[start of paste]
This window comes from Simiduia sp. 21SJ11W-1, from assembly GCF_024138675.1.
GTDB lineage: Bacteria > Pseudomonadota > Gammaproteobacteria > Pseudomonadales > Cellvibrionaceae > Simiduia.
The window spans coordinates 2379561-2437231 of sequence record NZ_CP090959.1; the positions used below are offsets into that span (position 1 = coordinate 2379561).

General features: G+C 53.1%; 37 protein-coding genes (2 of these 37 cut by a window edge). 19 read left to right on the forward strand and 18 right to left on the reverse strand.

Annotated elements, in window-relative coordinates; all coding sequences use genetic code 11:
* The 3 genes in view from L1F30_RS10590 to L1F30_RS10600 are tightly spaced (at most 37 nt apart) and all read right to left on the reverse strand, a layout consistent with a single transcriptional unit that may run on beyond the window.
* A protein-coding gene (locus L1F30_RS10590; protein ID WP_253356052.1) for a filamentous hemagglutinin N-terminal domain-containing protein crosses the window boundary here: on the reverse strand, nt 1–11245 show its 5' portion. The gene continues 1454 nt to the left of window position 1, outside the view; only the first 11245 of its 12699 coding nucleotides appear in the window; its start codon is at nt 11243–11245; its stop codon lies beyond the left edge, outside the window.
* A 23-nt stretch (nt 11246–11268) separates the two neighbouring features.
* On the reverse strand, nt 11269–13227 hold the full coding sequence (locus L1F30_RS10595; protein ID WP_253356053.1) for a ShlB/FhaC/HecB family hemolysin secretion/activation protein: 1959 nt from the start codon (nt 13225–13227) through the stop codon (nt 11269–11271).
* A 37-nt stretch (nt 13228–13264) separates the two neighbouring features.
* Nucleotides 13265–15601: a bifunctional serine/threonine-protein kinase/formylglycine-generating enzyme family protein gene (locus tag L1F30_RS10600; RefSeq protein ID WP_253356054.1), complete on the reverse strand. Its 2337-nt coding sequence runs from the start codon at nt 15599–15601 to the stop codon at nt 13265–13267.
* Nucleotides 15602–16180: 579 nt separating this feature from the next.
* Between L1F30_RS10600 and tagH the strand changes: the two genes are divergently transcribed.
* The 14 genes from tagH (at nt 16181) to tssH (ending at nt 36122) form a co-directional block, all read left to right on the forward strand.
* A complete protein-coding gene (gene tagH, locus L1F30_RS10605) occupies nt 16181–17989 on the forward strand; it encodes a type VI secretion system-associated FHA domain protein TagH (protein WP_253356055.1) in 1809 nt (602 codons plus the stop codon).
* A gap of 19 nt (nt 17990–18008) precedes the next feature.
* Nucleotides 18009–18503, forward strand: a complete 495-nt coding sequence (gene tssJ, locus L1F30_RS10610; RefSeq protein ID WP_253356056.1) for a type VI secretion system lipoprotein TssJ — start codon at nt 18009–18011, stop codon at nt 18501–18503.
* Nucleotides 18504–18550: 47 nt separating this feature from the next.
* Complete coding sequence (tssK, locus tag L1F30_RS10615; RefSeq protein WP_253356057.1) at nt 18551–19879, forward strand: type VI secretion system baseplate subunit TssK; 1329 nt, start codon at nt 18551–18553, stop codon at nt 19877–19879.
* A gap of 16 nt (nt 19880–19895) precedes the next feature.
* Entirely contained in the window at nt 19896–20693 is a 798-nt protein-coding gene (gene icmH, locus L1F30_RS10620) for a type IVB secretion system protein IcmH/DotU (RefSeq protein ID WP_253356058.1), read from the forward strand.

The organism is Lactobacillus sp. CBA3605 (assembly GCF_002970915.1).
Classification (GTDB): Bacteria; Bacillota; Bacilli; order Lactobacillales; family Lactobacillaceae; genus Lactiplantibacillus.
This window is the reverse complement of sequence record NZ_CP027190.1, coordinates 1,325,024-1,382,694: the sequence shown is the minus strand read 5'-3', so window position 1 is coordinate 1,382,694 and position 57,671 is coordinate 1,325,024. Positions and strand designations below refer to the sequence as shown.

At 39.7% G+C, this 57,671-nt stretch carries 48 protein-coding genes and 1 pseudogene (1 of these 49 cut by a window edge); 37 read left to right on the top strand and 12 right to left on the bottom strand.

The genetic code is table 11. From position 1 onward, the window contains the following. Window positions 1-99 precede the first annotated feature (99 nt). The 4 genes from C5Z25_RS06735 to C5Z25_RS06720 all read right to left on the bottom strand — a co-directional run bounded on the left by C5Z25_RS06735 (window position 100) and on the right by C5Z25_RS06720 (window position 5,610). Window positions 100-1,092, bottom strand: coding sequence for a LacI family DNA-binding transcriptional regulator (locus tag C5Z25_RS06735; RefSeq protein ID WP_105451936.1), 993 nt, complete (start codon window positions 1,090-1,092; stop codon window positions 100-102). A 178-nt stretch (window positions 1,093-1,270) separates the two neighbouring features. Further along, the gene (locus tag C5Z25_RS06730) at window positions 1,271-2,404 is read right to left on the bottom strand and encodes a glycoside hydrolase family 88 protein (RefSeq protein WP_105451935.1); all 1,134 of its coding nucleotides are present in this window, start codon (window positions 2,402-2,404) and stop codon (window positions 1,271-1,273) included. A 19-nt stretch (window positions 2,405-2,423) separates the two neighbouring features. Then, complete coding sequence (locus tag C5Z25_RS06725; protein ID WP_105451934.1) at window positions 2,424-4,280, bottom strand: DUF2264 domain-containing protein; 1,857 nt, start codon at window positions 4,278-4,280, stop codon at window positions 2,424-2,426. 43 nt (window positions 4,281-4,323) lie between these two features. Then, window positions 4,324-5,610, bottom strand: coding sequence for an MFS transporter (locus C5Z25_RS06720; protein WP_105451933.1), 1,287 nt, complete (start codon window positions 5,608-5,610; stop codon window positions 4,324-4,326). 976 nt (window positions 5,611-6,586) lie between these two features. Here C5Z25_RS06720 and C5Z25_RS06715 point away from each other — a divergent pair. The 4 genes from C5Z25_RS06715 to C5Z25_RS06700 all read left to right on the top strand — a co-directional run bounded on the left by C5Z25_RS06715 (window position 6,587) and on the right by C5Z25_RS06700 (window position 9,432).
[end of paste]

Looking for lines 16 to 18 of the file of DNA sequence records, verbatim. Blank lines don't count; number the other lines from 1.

* A gap of 19 nt (nt 17990–18008) precedes the next feature.
* Nucleotides 18009–18503, forward strand: a complete 495-nt coding sequence (gene tssJ, locus L1F30_RS10610; RefSeq protein ID WP_253356056.1) for a type VI secretion system lipoprotein TssJ — start codon at nt 18009–18011, stop codon at nt 18501–18503.
* Nucleotides 18504–18550: 47 nt separating this feature from the next.